Most Organizations (and people) have standards.
When folks talk about “Raising the Bar,” they’re acknowledging that they have just increased their standards.
“We used to do things this way, and then we found and adopted a better way which has become a part of our new and improved STANDARD.”
These standards are descriptive of how we pledge to perform and behave in our personal and professional lives.
We pledge these within (and don’t always broadcast them to the world).
We become famous for our high standards because of our actions and commitment to doing the right thing.
The world is secretly conspiring to trick us into compromising these standards.
The most dangerous part of this is that we CAN compromise our standards with just a slight smidgen of deviation without anyone (but ourselves) knowing.
Doing this is skating on Dangerously thin ice because WE know . . . and aren’t comfortable with living this lie of setting a setting and secretly compromising it.
We’ve damaged our own credibility . . . Our integrity suffers . . . and we’re suddenly WAY more susceptible to fudging more later.
Don’t lie to yourself.
When tempted to compromise a standard knowing that noone else will know the difference, ask yourself if it’s worth it?
How about a few examples”
Walking down a sidewalk and notice a crumpled beer can and some napkins in the gutter . . . knowing the right thing to do would be to stop and pick up the trash and take it to the trash can . . . yet it would be easier to look away as if you didn’t notice and keep walking just as others before (and like after) have done.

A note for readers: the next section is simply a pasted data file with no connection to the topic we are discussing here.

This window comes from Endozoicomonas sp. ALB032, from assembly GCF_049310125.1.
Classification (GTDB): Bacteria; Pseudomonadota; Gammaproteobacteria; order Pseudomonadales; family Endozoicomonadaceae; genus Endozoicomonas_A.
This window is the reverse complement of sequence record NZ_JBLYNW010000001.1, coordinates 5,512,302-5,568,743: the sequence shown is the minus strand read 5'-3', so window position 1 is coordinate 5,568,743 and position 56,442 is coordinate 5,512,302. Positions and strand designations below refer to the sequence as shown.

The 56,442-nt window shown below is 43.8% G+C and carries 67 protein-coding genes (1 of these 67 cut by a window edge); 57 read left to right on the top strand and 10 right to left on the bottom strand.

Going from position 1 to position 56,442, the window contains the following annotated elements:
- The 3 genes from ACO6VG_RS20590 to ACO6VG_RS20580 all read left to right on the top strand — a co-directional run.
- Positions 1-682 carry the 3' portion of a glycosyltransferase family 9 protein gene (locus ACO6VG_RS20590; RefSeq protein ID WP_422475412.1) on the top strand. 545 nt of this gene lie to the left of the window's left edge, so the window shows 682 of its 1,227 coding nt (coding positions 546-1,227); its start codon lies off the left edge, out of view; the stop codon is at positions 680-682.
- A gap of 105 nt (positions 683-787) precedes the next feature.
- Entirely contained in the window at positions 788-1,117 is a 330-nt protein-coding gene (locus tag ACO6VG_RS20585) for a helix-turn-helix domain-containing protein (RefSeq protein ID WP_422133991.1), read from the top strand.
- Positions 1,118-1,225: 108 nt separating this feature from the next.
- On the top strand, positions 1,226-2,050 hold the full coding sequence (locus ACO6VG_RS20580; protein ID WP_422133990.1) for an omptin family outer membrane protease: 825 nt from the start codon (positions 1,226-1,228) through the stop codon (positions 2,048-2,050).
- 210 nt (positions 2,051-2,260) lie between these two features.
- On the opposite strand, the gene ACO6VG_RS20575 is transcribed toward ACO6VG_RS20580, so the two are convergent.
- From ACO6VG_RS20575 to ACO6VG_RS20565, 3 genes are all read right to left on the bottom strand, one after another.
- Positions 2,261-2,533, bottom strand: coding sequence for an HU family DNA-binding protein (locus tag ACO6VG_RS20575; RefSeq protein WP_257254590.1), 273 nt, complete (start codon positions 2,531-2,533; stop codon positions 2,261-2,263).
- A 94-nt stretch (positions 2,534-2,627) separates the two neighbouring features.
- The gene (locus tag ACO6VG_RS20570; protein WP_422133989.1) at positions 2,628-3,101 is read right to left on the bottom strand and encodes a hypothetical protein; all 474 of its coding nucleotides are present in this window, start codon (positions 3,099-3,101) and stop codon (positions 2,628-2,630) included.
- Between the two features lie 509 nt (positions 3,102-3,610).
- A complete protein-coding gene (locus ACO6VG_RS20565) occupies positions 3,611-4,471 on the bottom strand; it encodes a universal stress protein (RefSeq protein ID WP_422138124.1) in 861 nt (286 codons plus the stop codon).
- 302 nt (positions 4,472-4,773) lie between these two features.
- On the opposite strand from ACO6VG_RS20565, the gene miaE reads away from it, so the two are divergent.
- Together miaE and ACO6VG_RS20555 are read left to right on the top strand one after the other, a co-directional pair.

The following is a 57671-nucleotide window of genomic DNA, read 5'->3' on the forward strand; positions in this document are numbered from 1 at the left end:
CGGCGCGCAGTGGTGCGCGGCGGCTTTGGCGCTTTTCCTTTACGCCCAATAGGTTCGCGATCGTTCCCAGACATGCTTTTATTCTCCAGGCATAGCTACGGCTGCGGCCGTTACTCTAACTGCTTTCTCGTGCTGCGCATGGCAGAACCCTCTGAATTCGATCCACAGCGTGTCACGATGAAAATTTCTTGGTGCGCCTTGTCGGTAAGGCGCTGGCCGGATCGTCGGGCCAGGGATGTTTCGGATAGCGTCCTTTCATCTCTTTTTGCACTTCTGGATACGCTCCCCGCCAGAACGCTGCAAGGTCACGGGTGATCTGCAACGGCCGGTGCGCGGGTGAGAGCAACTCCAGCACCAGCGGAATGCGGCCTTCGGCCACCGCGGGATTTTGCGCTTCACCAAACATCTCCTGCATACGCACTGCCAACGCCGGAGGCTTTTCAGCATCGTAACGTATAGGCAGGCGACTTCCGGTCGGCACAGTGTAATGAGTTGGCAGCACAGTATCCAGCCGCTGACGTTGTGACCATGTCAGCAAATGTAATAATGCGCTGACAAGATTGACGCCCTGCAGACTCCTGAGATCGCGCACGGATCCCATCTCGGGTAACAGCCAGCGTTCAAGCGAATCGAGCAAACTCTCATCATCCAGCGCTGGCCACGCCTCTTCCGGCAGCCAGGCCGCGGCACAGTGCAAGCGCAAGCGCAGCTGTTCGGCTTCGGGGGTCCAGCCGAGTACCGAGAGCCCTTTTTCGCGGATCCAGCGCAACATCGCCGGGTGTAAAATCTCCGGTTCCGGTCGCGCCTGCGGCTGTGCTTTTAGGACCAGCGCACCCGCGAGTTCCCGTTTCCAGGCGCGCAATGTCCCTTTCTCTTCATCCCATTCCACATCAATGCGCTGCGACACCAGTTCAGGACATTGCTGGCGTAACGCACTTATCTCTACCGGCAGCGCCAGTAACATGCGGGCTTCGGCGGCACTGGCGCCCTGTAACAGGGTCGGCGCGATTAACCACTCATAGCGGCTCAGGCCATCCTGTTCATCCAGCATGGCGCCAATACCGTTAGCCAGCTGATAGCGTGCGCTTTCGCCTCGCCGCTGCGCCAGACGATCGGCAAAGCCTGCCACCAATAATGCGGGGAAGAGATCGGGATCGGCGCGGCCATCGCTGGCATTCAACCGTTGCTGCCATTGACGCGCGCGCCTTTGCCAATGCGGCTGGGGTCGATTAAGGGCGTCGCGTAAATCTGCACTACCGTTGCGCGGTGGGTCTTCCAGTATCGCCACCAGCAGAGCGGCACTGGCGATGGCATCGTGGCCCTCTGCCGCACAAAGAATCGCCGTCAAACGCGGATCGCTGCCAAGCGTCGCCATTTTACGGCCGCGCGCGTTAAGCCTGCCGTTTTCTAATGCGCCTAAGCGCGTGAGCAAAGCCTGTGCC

If no one else notices, did you do wrong?
If a tree falls in the woods . . . Does anyone hear?
Your standard is to charge $xxx for doing this job, and a new customer wants to negotiate your fee. Do you succumb, or do you resolutely stand strong because you know that giving that customer a better deal wouldn’t be fair to your other customers who glad pay full fare . . . AND wouldn’t be fair to YOU because it’s your standard fee.
Your standard is to return EVERY call before quittin’ time, but you run out time and energy.
What do you do?
This is as much about preserving your own self-worth as it is about maintaining your public integrity.
All of this can’t happen unless you know your standards.
If you don’t know your standards, how will you know when you compromise them?
Do you have some “HomeWork” to do?
This is important work worth doing on a personal and professional level . . . and throughout EVERY organization.
Simply start with this question:
“What do I (we) stand for?”